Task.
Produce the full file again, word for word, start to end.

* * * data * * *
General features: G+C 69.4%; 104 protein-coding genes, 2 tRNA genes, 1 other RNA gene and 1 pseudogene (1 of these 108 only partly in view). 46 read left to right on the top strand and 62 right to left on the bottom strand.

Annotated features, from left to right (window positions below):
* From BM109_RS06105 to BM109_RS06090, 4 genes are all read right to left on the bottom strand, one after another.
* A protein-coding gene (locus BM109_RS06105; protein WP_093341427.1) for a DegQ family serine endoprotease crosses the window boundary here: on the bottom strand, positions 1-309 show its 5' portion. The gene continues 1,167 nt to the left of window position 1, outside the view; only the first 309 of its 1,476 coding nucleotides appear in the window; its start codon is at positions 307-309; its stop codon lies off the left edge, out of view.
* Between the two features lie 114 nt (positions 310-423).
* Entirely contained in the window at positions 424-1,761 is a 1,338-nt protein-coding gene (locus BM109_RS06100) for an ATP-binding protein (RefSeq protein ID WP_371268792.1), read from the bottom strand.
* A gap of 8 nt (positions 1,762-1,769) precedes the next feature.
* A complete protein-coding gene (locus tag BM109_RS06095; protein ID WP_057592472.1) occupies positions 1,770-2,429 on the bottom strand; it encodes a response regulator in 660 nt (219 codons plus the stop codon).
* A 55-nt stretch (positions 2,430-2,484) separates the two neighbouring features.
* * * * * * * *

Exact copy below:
General features: G+C 69.4%; 104 protein-coding genes, 2 tRNA genes, 1 other RNA gene and 1 pseudogene (1 of these 108 only partly in view). 46 read left to right on the top strand and 62 right to left on the bottom strand.

Annotated features, from left to right (window positions below):
* From BM109_RS06105 to BM109_RS06090, 4 genes are all read right to left on the bottom strand, one after another.
* A protein-coding gene (locus BM109_RS06105; protein WP_093341427.1) for a DegQ family serine endoprotease crosses the window boundary here: on the bottom strand, positions 1-309 show its 5' portion. The gene continues 1,167 nt to the left of window position 1, outside the view; only the first 309 of its 1,476 coding nucleotides appear in the window; its start codon is at positions 307-309; its stop codon lies off the left edge, out of view.
* Between the two features lie 114 nt (positions 310-423).
* Entirely contained in the window at positions 424-1,761 is a 1,338-nt protein-coding gene (locus BM109_RS06100) for an ATP-binding protein (RefSeq protein ID WP_371268792.1), read from the bottom strand.
* A gap of 8 nt (positions 1,762-1,769) precedes the next feature.
* A complete protein-coding gene (locus tag BM109_RS06095; protein ID WP_057592472.1) occupies positions 1,770-2,429 on the bottom strand; it encodes a response regulator in 660 nt (219 codons plus the stop codon).
* A 55-nt stretch (positions 2,430-2,484) separates the two neighbouring features.